The world needs a single global currency for three reasons:
- eliminate the transaction costs of trading from one currency
- eliminate the risk of currency failure and exchange-caused fluctuations in value.
- cause an increase in the value of assets for those countries currently afflicted with significant country risk.
1. Transaction costs. Every day, more than a trillion dollars of currencies are traded on the foreign exchange markets and every transaction cost something. It’s estimated that the average cost of all transactions, including all the staff and equipment, is 1%, or approximately $3 trillion per year. Although 1% is a small percentage, $3 trillion is a lot of money in a world where millions go to bed hungry every day.
2. Currency Risk. Part of the built-in price of every currency is the risk that it will fail. Perhaps that’s the risk that the government will fall or that a primary industry sector will fail, or that a natural disaster will be hugely expensive. If such events are expected or even feared, the discount of that country’s currency will increase, i.e. the currency will be worth less. For the people within that country their savings may be exposed to complete loss.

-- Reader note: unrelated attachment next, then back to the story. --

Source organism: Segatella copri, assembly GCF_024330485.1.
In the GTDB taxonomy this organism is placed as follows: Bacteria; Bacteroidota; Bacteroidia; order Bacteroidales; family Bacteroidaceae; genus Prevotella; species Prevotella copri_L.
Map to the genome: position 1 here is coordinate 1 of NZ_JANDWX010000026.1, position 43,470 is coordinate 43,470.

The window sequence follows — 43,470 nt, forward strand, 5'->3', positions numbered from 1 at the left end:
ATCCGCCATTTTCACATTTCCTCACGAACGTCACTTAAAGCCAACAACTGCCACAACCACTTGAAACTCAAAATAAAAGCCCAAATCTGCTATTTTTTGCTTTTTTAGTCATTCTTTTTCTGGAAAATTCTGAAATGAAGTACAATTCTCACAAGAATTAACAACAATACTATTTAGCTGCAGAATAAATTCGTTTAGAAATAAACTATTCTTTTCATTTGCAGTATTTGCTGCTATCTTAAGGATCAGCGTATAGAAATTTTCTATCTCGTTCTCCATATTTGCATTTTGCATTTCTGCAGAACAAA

3. Asset Value Increase. When currency risk is minimized the only obstacle to residents and foreigners investing in a country is the actual risk of the failure of the venture. For many countries where the currency risk is more than the expected annual return on the investment, investment is totally blocked. However, if the currency risk were to be eliminated, at least down to the level of low inflation of the single global currency, investments would be much more appealing. Several articles and books have shown how asset values began rising in Europe in direct relation to the increasing likelihood that the euro would actually be launched.